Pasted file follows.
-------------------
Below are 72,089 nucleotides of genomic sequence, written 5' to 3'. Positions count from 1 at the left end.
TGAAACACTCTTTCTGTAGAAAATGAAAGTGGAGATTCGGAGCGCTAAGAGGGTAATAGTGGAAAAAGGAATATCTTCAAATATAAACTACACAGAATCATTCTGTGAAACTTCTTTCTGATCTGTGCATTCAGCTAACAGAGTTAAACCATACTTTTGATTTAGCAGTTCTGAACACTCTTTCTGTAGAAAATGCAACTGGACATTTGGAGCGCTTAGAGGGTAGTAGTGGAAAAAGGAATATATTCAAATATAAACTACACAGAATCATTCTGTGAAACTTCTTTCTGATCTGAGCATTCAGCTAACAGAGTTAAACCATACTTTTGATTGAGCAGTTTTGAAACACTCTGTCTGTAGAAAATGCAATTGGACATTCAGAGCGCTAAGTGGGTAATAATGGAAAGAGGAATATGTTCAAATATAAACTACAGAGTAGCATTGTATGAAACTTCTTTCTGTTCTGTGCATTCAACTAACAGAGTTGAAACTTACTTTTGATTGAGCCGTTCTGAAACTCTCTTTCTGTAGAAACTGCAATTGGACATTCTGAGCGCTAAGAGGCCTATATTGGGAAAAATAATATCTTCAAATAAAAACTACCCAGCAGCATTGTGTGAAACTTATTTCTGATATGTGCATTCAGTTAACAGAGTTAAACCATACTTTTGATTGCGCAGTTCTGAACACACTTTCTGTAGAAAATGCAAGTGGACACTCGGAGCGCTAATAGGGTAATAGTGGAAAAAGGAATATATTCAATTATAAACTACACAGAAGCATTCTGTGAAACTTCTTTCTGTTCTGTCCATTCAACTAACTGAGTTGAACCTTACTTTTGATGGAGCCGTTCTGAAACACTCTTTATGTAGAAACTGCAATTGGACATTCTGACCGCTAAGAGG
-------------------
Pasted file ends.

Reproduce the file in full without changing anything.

Below are 72,089 nucleotides of genomic sequence, written 5' to 3'. Positions count from 1 at the left end.
TGAAACACTCTTTCTGTAGAAAATGAAAGTGGAGATTCGGAGCGCTAAGAGGGTAATAGTGGAAAAAGGAATATCTTCAAATATAAACTACACAGAATCATTCTGTGAAACTTCTTTCTGATCTGTGCATTCAGCTAACAGAGTTAAACCATACTTTTGATTTAGCAGTTCTGAACACTCTTTCTGTAGAAAATGCAACTGGACATTTGGAGCGCTTAGAGGGTAGTAGTGGAAAAAGGAATATATTCAAATATAAACTACACAGAATCATTCTGTGAAACTTCTTTCTGATCTGAGCATTCAGCTAACAGAGTTAAACCATACTTTTGATTGAGCAGTTTTGAAACACTCTGTCTGTAGAAAATGCAATTGGACATTCAGAGCGCTAAGTGGGTAATAATGGAAAGAGGAATATGTTCAAATATAAACTACAGAGTAGCATTGTATGAAACTTCTTTCTGTTCTGTGCATTCAACTAACAGAGTTGAAACTTACTTTTGATTGAGCCGTTCTGAAACTCTCTTTCTGTAGAAACTGCAATTGGACATTCTGAGCGCTAAGAGGCCTATATTGGGAAAAATAATATCTTCAAATAAAAACTACCCAGCAGCATTGTGTGAAACTTATTTCTGATATGTGCATTCAGTTAACAGAGTTAAACCATACTTTTGATTGCGCAGTTCTGAACACACTTTCTGTAGAAAATGCAAGTGGACACTCGGAGCGCTAATAGGGTAATAGTGGAAAAAGGAATATATTCAATTATAAACTACACAGAAGCATTCTGTGAAACTTCTTTCTGTTCTGTCCATTCAACTAACTGAGTTGAACCTTACTTTTGATGGAGCCGTTCTGAAACACTCTTTATGTAGAAACTGCAATTGGACATTCTGACCGCTAAGAGG